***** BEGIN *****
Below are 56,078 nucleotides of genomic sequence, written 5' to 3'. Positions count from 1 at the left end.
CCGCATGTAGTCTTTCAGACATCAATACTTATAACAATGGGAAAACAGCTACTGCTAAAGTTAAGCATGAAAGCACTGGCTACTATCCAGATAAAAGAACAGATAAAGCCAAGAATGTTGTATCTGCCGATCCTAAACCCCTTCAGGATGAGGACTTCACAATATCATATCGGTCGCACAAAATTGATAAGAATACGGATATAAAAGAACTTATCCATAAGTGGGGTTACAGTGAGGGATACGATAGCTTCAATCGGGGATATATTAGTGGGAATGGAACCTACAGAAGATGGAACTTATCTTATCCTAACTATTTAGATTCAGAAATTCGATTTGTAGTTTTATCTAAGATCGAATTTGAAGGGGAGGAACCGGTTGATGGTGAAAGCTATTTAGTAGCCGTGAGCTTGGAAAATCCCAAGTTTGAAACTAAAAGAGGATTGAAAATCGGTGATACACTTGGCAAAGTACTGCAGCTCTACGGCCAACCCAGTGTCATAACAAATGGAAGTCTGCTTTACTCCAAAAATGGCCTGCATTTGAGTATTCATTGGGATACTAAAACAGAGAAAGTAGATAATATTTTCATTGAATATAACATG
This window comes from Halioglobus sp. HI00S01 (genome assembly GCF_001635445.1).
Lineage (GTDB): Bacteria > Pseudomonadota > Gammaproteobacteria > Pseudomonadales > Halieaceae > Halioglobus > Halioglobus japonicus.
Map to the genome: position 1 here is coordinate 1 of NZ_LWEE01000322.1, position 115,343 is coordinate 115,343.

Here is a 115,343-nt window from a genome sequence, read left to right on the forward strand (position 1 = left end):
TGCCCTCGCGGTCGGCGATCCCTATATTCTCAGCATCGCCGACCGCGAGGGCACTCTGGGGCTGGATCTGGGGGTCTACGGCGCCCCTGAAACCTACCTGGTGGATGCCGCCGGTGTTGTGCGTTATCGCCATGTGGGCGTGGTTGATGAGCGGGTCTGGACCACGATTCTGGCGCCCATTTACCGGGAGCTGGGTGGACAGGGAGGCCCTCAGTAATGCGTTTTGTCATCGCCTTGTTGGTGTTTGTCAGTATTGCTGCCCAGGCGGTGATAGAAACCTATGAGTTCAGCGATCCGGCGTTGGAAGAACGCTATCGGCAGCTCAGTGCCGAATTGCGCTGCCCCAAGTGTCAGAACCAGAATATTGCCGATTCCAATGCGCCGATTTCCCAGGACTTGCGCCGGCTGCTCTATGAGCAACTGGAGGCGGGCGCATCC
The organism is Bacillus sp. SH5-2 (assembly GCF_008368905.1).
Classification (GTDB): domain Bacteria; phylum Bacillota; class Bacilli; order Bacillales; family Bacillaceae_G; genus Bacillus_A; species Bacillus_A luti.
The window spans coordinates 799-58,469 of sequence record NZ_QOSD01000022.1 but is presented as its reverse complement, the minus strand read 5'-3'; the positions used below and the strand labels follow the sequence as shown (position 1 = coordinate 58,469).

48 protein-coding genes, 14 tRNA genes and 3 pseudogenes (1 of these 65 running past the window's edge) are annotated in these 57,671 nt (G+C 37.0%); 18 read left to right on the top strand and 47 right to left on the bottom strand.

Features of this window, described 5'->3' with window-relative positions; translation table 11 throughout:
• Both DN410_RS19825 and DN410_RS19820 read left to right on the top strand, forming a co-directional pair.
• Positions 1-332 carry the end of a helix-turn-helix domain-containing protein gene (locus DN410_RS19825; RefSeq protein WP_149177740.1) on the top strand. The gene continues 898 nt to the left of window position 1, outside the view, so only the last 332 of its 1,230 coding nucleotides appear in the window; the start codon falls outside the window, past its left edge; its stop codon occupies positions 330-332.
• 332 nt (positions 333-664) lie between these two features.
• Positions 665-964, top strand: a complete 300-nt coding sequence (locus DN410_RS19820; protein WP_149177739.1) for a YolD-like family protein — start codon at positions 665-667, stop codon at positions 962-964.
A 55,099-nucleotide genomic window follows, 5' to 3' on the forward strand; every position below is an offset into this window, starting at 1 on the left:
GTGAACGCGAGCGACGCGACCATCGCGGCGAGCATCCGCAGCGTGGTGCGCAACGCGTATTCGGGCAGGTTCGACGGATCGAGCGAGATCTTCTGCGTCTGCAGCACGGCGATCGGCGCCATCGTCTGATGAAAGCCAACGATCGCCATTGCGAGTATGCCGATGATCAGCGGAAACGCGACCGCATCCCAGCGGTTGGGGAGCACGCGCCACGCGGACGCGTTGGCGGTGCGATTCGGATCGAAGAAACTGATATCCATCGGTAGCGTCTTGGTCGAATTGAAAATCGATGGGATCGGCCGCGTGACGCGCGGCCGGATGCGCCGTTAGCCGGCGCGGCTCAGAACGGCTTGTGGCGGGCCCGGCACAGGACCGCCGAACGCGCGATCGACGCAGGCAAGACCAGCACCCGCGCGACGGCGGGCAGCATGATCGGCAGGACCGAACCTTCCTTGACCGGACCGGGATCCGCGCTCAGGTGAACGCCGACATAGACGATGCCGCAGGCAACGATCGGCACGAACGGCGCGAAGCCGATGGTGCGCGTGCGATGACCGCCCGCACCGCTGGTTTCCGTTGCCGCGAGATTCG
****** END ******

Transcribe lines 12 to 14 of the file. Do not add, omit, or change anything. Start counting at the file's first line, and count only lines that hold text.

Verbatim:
Features of this window, described 5'->3' with window-relative positions; translation table 11 throughout:
• Both DN410_RS19825 and DN410_RS19820 read left to right on the top strand, forming a co-directional pair.
• Positions 1-332 carry the end of a helix-turn-helix domain-containing protein gene (locus DN410_RS19825; RefSeq protein WP_149177740.1) on the top strand. The gene continues 898 nt to the left of window position 1, outside the view, so only the last 332 of its 1,230 coding nucleotides appear in the window; the start codon falls outside the window, past its left edge; its stop codon occupies positions 330-332.